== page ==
By Mike Cane Herald Writer
EVERETT — Six years ago Dayna Feller didn’t even play golf, but now she has a college scholarship because of her involvement in the sport.
Feller, a 2008 Cascade High School graduate, started golfing when she was 16 and played three seasons at Cascade. While she wasn’t an elite prep player, she found a way to earn a scholarship: by being a caddie.
Feller is one of four people from Washington who were awarded the Chick Evans Caddie Scholarship this year. The scholarship — part of an 80-year-old national program which pays full tuition and includes a housing stipend — is based on four criteria: caddie record, academics, financial need and character.
Golf caddies are responsible for things like carrying a player’s clubs, teeing up the ball, watching where the ball goes, knowing the rules and — depending on the player’s skill level — offering tips.
Feller, 20, caddied at Everett Golf &Country Club, where she still works.
The Cascade grad will return in September to the University of Washington, where she has already studied one year after transferring from Edmonds Community College.
Feller’s Evans Scholarship is worth an estimated $70,000 over four years, though she is on pace to graduate sooner than that.
The first time Feller applied for the scholarship she didn’t get it. She misunderstood the requirements and learned she needed to log more caddying time.
That’s unusually challenging at Everett Golf &Country Club, head pro Brent Webber said, because players at the club rarely request caddies.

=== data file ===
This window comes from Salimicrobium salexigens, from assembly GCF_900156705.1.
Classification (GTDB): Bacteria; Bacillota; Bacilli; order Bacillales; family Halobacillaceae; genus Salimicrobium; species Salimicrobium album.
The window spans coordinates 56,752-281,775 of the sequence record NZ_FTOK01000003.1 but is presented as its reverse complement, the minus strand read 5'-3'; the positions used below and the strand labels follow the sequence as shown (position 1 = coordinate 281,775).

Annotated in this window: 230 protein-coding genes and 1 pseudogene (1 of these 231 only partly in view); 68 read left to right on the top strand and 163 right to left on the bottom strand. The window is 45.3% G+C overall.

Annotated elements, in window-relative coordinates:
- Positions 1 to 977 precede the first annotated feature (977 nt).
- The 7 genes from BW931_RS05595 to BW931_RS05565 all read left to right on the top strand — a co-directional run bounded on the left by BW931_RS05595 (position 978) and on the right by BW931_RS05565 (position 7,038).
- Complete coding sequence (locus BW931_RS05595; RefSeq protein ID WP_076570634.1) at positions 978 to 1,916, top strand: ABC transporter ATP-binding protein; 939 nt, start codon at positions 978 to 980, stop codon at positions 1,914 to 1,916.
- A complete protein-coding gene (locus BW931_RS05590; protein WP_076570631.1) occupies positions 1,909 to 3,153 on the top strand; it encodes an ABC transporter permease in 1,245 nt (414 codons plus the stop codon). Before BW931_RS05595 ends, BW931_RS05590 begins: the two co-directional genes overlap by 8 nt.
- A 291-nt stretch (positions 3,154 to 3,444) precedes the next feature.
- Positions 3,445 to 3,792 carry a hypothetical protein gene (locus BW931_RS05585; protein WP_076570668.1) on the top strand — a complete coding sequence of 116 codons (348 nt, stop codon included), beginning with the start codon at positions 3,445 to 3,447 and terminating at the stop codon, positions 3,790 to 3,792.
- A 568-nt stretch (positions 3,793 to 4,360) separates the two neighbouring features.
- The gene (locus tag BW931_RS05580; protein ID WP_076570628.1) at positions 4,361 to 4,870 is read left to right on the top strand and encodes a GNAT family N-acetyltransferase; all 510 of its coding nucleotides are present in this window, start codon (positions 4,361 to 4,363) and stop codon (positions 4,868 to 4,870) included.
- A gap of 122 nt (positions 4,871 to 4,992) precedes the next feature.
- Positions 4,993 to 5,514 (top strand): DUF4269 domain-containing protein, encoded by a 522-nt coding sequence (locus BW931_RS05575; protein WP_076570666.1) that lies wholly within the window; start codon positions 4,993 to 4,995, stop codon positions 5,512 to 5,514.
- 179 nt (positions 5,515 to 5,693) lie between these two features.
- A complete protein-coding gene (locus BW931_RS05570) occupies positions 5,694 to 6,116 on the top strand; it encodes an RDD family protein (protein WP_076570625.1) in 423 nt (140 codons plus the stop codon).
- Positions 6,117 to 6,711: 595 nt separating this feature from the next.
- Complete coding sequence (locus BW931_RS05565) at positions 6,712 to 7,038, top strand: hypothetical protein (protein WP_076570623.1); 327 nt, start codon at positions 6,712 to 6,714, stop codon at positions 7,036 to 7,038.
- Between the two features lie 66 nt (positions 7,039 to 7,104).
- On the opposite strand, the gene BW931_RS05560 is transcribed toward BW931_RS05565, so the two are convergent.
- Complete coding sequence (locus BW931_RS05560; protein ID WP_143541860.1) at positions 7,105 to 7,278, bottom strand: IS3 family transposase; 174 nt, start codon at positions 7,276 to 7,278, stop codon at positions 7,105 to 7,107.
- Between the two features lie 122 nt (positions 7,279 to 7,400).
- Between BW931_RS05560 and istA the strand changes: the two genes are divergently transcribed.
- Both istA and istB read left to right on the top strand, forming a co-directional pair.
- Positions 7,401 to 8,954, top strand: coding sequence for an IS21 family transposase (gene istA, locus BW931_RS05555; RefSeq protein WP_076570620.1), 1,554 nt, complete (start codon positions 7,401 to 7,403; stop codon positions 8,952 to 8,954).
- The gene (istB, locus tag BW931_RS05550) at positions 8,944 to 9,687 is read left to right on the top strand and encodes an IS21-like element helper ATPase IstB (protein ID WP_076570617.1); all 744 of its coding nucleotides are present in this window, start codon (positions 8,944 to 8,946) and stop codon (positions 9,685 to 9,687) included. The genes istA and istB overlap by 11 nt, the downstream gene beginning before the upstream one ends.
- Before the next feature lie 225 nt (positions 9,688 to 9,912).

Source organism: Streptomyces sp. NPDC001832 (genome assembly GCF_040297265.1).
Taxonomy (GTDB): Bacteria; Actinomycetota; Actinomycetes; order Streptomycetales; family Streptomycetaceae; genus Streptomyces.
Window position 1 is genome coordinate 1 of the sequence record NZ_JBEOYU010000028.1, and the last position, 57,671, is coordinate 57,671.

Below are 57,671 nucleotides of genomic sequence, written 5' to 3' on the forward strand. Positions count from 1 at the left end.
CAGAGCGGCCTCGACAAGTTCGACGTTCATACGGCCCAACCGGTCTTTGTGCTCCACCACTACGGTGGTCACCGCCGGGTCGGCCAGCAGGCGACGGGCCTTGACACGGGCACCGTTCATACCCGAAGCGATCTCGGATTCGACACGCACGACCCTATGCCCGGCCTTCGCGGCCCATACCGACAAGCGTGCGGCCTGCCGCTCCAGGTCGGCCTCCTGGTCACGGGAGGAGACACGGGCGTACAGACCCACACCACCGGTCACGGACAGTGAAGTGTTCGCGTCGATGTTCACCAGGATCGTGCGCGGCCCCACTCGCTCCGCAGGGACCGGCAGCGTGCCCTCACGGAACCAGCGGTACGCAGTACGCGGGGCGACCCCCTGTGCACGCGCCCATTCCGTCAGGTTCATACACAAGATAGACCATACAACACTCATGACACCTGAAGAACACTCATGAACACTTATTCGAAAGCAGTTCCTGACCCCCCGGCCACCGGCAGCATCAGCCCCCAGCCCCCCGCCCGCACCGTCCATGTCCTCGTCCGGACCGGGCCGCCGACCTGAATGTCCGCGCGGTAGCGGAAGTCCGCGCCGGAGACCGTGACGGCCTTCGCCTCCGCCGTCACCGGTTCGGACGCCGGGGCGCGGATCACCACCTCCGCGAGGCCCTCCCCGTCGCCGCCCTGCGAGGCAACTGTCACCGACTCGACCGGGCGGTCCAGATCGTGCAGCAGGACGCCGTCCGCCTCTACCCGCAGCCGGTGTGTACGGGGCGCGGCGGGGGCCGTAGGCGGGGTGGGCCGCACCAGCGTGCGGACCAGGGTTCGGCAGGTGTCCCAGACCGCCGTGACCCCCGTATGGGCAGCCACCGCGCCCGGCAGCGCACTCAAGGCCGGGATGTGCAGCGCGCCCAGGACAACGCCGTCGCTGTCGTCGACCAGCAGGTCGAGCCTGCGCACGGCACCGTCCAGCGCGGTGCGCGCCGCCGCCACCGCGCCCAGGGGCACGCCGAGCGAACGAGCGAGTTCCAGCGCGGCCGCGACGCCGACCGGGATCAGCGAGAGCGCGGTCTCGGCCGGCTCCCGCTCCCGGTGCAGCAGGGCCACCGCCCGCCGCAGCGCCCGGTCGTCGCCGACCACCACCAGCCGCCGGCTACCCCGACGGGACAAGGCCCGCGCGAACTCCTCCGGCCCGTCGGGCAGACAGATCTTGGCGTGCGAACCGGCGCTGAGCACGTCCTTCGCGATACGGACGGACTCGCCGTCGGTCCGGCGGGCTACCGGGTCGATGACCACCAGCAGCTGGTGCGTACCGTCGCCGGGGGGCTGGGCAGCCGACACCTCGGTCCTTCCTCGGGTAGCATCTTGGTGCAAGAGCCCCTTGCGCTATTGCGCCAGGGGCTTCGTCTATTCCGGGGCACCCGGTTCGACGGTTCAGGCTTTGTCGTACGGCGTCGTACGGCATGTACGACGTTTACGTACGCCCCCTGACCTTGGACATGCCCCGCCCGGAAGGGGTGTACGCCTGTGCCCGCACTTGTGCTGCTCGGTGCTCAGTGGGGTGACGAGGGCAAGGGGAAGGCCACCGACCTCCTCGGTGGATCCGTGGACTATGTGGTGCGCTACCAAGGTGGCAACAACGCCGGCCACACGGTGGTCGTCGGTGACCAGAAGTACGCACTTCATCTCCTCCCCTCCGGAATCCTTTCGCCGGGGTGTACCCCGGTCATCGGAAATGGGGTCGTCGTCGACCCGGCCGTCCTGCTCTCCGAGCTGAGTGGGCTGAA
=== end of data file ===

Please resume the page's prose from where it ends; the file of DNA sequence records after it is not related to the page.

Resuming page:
But two club members stepped up and offered to help Feller. Both former caddies themselves, Herb Knudson and John Hulbert had Feller caddy for them. They were involved in the bulk of her required caddying time: 20 18-hole rounds per year for two consecutive years.
“Herb and John really helped me a lot,” Feller said.
Webber, who coordinated Feller’s caddy training, praised Feller for persevering after she did not meet the Evans Scholarship requirements the first time around.
“The number one thing is determination,” Webber said. “She just kept at it and we got it done.”
Caddying is often a thankless job but Feller said it was fun because she knows everyone so well at Everett G&CC, where she has worked four years. There were challenges though.
“Waking up early was probably the hardest for me. I’m not a morning person,” said Feller, who frequently caddied at weekend tournaments that started just after dawn.
The Evans Scholarship application process was a long one, Feller said. She resubmitted her application in the fall, found out she was a finalist in March and did a formal interview with scholarship committee members. Finally, she found out she won in late March.
During the interview about 20 curious, green-jacketed committee members asked Feller questions that ranged from what she does for fun to why her SAT and ACT scores weren’t as impressive as her high school grade-point average (She had a 4.0 GPA at Cascade.).
That was “probably the scariest” part of the scholarship-application process, Feller said.
These days Feller doesn’t have much time to play golf. She works in the Everett G&CC bag room, where she cleans members’ clubs. She also washes carts and picks up balls on the driving range.
But Feller plans to keep golfing for life, partly because it’s fun and partly because she knows it’s good for professional networking.
She wants to be a school counselor and plans to double major at the UW, possibly in psychology and communications.
For more information about the Chick Evans Caddie Scholarship go to www.evansscholarsfoundation.com.
Mike Cane: email@example.com. Check out the prep sports blog Double Team at www.heraldnet.com/doubleteam.